Background: Regular use of aspirin reduces the risk of a colorectal neoplasm, but the mechanism by which aspirin affects carcinogenesis in the colon is not well understood.
Methods: We estimated cyclooxygenase-2 (COX-2) expression by immunohistochemical assay of sections from paraffin-embedded colorectal-cancer specimens from two large cohorts of participants who provided data on aspirin use from a questionnaire every 2 years. We applied Cox regression to a competing-risks analysis to compare the effects of aspirin use on the relative risk of colorectal cancer in relation to the expression of COX-2 in the tumor.
Results: During 2,446,431 person-years of follow-up of 82,911 women and 47,363 men, we found 636 incident colorectal cancers that were accessible for determination of COX-2 expression. Of the tumors, 423 (67%) had moderate or strong COX-2 expression. The effect of aspirin use differed significantly in relation to COX-2 expression (P for heterogeneity=0.02). Regular aspirin use conferred a significant reduction in the risk of colorectal cancers that overexpressed COX-2 (multivariate relative risk, 0.64; 95% confidence interval [CI], 0.52 to 0.78), whereas regular aspirin use had no influence on tumors with weak or absent expression of COX-2 (multivariate relative risk, 0.96; 95% CI, 0.73 to 1.26). The age-standardized incidence rate for cancers that overexpressed COX-2 was 37 per 100,000 person-years among regular aspirin users, as compared with 56 per 100,000 person-years among those who did not use aspirin regularly; in contrast, the rate for cancers with weak or absent COX-2 expression was 27 per 100,000 person-years among regular aspirin users, as compared with 28 per 100,000 person-years among nonregular aspirin users.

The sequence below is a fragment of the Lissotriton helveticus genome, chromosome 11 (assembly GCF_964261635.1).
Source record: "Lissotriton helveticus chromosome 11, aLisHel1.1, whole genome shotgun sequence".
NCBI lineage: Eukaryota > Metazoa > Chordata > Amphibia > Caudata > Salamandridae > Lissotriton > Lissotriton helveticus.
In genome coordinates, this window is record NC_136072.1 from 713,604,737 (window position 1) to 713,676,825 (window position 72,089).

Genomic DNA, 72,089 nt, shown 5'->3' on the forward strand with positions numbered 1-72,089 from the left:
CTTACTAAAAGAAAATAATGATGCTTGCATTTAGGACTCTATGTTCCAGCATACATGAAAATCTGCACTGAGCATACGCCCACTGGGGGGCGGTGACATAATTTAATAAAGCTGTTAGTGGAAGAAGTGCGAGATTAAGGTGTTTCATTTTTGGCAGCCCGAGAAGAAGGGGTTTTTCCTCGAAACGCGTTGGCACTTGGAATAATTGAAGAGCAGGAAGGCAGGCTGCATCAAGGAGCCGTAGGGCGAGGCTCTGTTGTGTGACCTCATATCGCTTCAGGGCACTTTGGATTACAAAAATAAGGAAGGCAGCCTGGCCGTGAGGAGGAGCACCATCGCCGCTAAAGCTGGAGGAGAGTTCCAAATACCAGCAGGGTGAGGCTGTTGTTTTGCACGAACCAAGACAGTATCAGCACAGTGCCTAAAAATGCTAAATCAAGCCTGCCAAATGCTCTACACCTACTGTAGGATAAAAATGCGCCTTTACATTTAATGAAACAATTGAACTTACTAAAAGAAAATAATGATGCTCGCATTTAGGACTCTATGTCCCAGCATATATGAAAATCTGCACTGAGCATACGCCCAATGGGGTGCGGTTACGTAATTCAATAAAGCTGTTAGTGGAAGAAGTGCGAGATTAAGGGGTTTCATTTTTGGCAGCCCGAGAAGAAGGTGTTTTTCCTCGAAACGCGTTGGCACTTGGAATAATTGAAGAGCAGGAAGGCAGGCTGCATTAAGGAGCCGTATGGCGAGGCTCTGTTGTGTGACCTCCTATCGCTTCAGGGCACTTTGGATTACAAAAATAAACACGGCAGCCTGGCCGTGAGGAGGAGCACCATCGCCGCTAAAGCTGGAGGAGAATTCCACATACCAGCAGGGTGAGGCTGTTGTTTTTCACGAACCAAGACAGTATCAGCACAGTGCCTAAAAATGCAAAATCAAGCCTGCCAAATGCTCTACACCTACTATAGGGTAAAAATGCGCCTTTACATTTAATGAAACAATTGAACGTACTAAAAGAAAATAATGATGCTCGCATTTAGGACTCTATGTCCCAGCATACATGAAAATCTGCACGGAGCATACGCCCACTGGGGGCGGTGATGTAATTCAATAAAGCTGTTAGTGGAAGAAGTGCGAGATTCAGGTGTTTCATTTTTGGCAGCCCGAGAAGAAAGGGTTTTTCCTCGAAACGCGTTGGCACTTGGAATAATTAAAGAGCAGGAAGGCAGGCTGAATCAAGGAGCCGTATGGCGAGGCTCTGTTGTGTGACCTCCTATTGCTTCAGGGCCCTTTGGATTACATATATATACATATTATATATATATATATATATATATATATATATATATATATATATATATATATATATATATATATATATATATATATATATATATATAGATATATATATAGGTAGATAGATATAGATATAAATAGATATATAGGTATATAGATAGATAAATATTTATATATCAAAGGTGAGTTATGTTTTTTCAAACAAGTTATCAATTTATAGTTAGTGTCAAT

Conclusions: Regular use of aspirin appears to reduce the risk of colorectal cancers that overexpress COX-2 but not the risk of colorectal cancers with weak or absent expression of COX-2.
Copyright 2007 Massachusetts Medical Society.